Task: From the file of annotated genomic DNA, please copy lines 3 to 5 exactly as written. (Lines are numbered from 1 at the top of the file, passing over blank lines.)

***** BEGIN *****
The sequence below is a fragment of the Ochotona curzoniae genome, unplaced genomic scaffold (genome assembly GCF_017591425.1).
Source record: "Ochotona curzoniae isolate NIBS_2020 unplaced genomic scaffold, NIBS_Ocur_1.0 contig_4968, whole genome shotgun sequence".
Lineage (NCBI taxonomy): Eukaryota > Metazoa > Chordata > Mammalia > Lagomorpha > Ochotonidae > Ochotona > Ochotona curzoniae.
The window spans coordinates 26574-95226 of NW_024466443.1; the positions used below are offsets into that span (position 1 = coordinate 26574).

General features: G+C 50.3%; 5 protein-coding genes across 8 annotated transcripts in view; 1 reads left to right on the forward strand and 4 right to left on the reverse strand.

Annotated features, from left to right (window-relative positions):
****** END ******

Lineage (NCBI taxonomy): Eukaryota > Metazoa > Chordata > Mammalia > Lagomorpha > Ochotonidae > Ochotona > Ochotona curzoniae.
The window spans coordinates 26574-95226 of NW_024466443.1; the positions used below are offsets into that span (position 1 = coordinate 26574).

General features: G+C 50.3%; 5 protein-coding genes across 8 annotated transcripts in view; 1 reads left to right on the forward strand and 4 right to left on the reverse strand.